For Separation of Church and State
In the last few weeks the independent Member of the Parliament and leader of the Order, Law and Justice party, Yane Yanev, stirred, once again, a scandal on the Bulgarian political scene.
The MP notified the State Agency for National Security (DANS) of fundamentalist Islam practices being promoted in numerous Bulgarian schools, especially among the Muslim-Bulgarians, the Pomaks.
Conveniently, in the wake of the upcoming elections, Yanev "discovered" evidence of Islamic threats and passionately voiced allegations that students in Bulgarian Muslim villages in the Southwestern parts of the country were forced to study radical Islam with funding coming from different Arab sources.
As a follow-up to these revelations, Bulgaria's State National Security Agency (DANS) interrogated Monday the Mayor of the Garmen Municipality, Ahmed Bashev, and a local school teacher of Islam, Murad Boshnak, over the alleged promotion of radical Islamism.
In the heels of the accusations, Bulgaria's Education Ministry announced it was preparing a ban on religious symbols' display at public schools while Education Minister, Daniel Valchev, commented that schools were not a place to teach religion, especially when the country is facing Parliamentary elections.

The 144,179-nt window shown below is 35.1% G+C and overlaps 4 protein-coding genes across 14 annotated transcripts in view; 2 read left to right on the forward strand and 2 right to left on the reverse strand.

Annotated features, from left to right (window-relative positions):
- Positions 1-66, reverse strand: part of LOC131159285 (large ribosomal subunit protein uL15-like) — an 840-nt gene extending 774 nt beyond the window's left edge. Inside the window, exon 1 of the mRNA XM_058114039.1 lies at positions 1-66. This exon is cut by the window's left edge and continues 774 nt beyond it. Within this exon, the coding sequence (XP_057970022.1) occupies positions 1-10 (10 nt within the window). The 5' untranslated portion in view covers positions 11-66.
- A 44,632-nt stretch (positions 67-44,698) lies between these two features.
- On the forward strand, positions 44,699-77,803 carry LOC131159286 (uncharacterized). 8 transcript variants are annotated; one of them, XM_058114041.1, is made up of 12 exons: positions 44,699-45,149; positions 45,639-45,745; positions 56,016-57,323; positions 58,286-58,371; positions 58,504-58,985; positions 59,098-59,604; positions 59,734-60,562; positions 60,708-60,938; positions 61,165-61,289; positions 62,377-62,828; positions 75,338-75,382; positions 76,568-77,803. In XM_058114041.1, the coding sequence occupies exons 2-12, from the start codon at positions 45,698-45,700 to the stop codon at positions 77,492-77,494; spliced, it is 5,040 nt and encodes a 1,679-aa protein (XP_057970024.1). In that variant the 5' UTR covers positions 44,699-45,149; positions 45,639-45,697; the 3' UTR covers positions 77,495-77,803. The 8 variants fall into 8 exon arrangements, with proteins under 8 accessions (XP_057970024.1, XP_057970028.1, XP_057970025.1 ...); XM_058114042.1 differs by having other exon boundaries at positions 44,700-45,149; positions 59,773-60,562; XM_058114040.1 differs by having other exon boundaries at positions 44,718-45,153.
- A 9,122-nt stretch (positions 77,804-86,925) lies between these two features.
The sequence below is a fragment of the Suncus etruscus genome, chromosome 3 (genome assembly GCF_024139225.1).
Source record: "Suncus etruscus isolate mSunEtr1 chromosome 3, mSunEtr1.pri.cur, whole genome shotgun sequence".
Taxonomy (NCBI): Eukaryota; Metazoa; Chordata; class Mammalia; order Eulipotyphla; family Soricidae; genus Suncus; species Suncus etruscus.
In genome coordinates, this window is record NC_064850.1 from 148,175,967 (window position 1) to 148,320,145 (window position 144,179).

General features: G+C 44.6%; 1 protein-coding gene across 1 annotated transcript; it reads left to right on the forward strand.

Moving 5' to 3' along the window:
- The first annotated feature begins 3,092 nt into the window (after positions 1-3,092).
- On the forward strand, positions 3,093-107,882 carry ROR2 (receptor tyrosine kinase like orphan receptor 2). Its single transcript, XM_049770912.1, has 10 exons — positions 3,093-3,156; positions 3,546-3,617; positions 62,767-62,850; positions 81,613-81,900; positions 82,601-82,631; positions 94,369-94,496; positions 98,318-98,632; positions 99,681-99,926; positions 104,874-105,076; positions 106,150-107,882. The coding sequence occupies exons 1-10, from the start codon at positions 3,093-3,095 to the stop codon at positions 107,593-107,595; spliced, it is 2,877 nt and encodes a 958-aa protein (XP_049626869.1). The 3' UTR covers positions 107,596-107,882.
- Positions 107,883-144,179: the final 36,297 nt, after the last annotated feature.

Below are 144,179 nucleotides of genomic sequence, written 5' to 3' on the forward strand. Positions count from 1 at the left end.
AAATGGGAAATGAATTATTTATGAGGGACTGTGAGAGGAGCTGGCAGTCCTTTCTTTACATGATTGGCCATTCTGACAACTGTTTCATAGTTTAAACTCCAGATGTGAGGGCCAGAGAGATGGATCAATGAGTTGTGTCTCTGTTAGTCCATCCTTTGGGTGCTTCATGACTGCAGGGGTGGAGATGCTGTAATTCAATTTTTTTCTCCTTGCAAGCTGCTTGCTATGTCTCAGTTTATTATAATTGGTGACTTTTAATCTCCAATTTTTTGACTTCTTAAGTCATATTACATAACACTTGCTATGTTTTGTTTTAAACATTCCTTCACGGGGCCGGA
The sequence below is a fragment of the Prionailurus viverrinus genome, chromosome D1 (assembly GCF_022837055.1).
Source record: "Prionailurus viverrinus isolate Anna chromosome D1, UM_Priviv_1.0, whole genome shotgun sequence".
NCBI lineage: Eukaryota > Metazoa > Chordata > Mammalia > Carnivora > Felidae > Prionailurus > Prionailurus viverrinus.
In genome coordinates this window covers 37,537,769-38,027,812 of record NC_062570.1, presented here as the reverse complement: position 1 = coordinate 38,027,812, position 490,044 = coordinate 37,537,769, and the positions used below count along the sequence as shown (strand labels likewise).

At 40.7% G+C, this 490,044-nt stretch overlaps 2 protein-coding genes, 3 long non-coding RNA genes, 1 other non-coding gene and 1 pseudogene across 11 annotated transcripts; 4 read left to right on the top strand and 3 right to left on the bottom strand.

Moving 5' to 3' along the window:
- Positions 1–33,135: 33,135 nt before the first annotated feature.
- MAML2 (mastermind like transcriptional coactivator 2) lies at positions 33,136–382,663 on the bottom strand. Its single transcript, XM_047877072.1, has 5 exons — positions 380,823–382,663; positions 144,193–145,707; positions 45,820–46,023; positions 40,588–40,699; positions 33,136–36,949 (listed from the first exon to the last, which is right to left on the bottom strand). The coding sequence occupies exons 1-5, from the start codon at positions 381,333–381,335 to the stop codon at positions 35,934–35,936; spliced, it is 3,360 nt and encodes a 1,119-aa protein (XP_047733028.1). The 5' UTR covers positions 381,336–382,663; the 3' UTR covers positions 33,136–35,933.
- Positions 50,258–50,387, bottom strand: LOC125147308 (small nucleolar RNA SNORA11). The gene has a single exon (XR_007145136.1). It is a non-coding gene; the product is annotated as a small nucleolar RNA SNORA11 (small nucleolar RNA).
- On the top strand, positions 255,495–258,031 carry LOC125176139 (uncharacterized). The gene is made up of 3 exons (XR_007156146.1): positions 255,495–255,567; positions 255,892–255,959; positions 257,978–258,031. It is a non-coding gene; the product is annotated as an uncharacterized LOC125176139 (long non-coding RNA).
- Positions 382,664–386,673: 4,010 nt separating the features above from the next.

As someone, who has often criticized the Minister, this time I must wholeheartedly agree with him. Religion does not have a place in public schools. Of course, schools should not be hostile to religion. In religion classes, students can learn morals, compassion and many, many other good things, but the teaching of those should be a family responsibility and/or, in the best case scenario, be included in extra-curricular, elective activities.
Children are one of the most easily manipulated segments of society and religious beliefs should not be imposed on them by teachers at public schools neither should they sponsor religious prayer. Otherwise we will continue to offer the opportunity to politicians aspiring to power to use religion for their own interests.
The Pomak villages, particularly the one of Ribnovo, which has been the focus of MP Yanev's fervent campaign, have been long considered examples of ethnic tolerance and even studied as a case of positive mix of cultures.
The mandatory teaching of Islam at the local school turned that wonderful little place and its honest, hard-working residents, not only into a center of negative attention, but worse - into a tool helping someone, who has never set foot in Ribnovo, to add a few more votes to his ballot.
One of the very few things contemporary Bulgaria can be proud of is the tolerance among Muslims and Christians, among Bulgarians, Turks and Pomaks. To destroy it over somebody's political ambitions, as we keep witnessing over and over again in the last twenty years, is not only shameful, it should finally become intolerable. And it should begin with our children.
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